Published November 1, 2000 | November 2000 issue
On Sept. 27, 1999, more than 250 housing and economic development practitioners gathered at the Walking the Native Path: Seeking Solutions Through Economic Development and Housing Opportunities conference at the Grand Casino Mille Lacs Hotel and Convention Center in Onamia, Minn. Located on the Mille Lacs Indian Reservation, the conference center was the site for three days of sessions that provided participants with the opportunity to increase their knowledge of lending and investing issues and opportunities on tribal lands.
Community Affairs, a sponsoring partner of the conference, recognizes that such meetings are often informative and enjoyable but are not ends in themselves. A conference is not truly successful unless its sessions lead participants to action. In this article, we will discuss the gains that have resulted from the Walking the Native Path conference, the topics that were discussed in conference sessions and the next steps for maintaining the meeting's momentum.
In April of this year, we sent an evaluation survey to attendees, soliciting opinions on the conference's usefulness. The feedback was overwhelmingly positive. More than 75 percent of the 52 participants who responded to the survey said they learned something from the conference that will enable them to solve a particular problem or concern that their tribe, bank or agency is currently facing. Impressively, 70 percent of the respondents have formed or anticipate forming a partnership with another entity in the near future to achieve a specific housing or economic development objective. These respondents credited the conference with providing the information or contacts that made such relationships possible.
Examples of respondents' new partnerships include a banker who has started working with two reservations in his bank's lending area and another banker whose institution plans to underwrite mortgage loans on a reservation in its lending area. A tribal housing official has formed a partnership with a local bank and tribal officials from two other reservations are pursuing low-income housing tax-credit projects. Finally, a community development venture capital firm is now working with many more Indian clients, having gained an understanding of Indian Country lending and investing issues at the conference.
Kicking off the conference on Sept. 27, Patrick Borunda, former executive director of First Nations Oweesta Corporation, spoke on the relationship between economic development and housing. In his remarks, Borunda expressed a concern that on some reservations affordable housing has suffered due to an emphasis on small business lending, while on other reservations the situation is reversed. He stressed that reservation-based community development practitioners must learn to balance the short-term and long-term needs of reservation residents for both housing and business development.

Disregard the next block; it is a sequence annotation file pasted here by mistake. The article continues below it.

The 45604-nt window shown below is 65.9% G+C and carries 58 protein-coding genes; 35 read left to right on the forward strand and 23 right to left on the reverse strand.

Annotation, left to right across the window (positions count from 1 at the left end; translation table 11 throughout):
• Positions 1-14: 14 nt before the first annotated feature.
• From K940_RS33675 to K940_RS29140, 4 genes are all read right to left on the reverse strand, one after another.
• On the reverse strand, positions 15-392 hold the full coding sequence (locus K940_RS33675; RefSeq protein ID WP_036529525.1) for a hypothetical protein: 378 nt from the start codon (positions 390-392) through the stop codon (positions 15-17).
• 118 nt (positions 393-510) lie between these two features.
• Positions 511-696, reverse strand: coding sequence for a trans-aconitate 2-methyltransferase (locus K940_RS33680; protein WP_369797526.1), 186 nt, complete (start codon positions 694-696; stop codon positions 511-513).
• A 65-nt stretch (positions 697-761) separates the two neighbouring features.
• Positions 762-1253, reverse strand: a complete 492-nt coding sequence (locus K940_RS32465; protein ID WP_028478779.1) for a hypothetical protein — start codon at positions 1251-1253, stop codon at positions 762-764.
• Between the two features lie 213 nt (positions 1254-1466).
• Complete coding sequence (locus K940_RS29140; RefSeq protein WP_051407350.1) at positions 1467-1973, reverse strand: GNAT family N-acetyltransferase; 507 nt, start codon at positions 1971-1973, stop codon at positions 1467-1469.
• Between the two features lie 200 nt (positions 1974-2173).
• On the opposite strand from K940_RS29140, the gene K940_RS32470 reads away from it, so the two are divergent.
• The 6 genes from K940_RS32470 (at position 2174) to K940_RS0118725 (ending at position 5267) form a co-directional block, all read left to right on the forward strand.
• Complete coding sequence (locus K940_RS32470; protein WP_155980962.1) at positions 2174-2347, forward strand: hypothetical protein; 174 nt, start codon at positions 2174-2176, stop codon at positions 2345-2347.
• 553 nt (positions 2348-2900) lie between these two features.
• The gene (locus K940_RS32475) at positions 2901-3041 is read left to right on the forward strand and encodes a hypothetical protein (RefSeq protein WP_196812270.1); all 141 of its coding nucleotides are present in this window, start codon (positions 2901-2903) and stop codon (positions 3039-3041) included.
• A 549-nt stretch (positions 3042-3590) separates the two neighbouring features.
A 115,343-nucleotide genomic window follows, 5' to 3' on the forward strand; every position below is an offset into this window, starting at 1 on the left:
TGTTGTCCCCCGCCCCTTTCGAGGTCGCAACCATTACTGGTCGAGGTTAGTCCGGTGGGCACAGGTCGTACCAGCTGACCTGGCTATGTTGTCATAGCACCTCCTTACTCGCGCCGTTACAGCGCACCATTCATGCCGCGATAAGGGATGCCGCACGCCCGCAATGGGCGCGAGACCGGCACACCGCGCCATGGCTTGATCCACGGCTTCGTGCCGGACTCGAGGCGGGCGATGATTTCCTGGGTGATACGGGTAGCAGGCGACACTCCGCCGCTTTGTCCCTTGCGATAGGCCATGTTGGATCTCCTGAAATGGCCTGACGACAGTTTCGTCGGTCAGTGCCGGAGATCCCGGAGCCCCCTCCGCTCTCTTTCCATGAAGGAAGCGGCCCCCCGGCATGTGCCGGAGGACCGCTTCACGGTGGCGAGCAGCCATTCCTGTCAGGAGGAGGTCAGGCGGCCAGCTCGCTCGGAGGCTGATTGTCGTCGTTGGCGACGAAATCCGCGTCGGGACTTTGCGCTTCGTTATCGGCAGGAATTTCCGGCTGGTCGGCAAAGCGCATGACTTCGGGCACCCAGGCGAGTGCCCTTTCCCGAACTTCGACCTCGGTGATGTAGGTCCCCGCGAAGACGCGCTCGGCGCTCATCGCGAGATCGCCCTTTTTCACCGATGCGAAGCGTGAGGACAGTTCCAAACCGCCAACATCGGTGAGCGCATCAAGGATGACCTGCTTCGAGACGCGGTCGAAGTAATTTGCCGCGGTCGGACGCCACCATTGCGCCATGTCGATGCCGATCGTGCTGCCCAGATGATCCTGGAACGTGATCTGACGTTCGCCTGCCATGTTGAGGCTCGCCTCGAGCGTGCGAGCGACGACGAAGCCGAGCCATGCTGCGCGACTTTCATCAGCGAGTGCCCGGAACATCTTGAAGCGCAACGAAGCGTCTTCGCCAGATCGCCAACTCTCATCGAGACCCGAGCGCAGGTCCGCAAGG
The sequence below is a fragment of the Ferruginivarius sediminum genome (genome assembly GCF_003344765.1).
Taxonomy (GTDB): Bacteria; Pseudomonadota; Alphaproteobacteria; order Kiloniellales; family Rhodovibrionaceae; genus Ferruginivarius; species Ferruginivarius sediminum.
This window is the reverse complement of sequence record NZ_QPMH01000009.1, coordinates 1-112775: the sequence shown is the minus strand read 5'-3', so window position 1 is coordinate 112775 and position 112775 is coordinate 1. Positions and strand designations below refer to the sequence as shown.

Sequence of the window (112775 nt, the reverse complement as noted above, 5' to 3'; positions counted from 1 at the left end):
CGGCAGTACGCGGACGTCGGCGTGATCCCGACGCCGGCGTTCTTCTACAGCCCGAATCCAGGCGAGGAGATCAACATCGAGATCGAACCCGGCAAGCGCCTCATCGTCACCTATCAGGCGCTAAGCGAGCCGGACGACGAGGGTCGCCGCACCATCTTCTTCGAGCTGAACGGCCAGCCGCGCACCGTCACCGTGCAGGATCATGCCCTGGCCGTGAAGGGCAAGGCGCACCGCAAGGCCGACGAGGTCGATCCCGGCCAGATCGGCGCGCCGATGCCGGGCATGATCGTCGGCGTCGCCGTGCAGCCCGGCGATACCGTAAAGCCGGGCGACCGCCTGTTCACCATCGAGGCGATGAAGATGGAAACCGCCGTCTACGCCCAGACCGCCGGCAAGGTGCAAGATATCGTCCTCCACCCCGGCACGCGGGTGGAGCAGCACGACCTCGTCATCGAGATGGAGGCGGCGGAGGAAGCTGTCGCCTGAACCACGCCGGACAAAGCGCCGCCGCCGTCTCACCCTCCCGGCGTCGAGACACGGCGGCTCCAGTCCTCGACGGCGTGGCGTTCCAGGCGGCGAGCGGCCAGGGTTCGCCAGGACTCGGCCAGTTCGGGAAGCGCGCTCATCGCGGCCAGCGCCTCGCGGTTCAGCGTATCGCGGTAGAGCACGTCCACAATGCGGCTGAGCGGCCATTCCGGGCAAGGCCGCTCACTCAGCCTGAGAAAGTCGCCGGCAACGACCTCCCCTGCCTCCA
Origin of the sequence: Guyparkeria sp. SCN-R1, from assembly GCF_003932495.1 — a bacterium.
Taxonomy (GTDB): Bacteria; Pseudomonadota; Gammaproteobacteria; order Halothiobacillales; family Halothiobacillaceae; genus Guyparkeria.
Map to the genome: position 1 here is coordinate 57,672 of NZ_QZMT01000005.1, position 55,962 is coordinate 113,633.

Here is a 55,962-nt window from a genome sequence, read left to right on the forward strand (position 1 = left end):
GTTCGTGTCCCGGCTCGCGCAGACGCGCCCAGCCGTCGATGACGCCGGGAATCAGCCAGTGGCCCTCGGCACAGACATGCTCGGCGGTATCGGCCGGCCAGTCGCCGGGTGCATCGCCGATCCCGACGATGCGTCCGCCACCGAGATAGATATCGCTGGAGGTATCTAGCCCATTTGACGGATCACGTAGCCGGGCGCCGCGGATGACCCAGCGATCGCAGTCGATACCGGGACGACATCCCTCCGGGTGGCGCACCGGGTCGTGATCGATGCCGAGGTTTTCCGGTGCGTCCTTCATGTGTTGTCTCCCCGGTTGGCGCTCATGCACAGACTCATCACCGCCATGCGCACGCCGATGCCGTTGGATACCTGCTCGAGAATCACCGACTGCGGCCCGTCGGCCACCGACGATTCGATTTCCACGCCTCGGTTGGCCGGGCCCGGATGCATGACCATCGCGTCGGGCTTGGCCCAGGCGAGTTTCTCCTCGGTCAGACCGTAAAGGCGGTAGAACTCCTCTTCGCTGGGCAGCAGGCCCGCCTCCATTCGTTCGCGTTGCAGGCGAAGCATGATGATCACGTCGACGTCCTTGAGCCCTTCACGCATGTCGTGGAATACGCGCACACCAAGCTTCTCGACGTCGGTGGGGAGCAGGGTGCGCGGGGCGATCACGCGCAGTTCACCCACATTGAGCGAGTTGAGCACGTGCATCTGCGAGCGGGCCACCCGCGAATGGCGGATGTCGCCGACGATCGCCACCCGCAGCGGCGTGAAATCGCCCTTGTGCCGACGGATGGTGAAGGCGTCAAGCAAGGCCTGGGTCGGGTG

Borunda emphasized the need for lenders' products to conform to the realities of doing business on reservations. He also asserted that reservation economies will continue to suffer unless reservation-based practitioners and private-sector lenders maintain a dialogue about ways to manage the integration of housing and small business creation.
The next day, Marge Anderson, former chief executive officer of the Mille Lacs Band of Ojibwe, spoke about the economic struggles and achievements of the tribe, which has sought private-sector investment and leveraged its gaming profits in pursuit of a more diversified economy.
Conference workshops were split into two concurrent tracks: housing and economic development. The housing sessions focused on financial literacy and the latest housing initiatives under way in Indian Country. The economic development sessions addressed operational and technical aspects of microenterprise lending organizations and provided an overview of emerging private-sector business opportunities on reservations.
On the final day of the conference, JoAnne Lewellen, Federal Reserve Bank of Minneapolis Community Affairs officer, challenged attendees to write down three steps they would take individually to transform what they learned at the conference into an increase in housing and small business lending activity on reservations. We in the Community Affairs section accepted our officer's challenge and began planning our next steps.
In survey responses and other contacts, conference attendees indicated that they wished to continue meeting to study and work on reservation community development issues. In response, the Federal Reserve Bank of Minneapolis, in partnership with other organizations, is sponsoring a series of sovereign lending workshops to present information and explore ways of removing barriers to reservation-based lending and investing.
Earlier this fall, we inaugurated the workshop series in Minnesota, North Dakota, and Wisconsin. The goal of the workshops is to engage the partners in Indian Country, encourage them to search for appropriate solutions to development problems and assist them in setting priorities and action plans.
Whether or not you participated in the conference, we encourage you and all who are interested in Indian Country to join us as we continue "walking the Native path"the path to full participation by Indian Country residents in this country's economic life.
Sponsoring partners made conference a reality
Successful economic development depends on the participation of many organizations. Successful economic development conferences are no different. Following is a list of the sponsoring partners of the September 1999 Walking the Native Path conference.
American Indian Housing & Community Development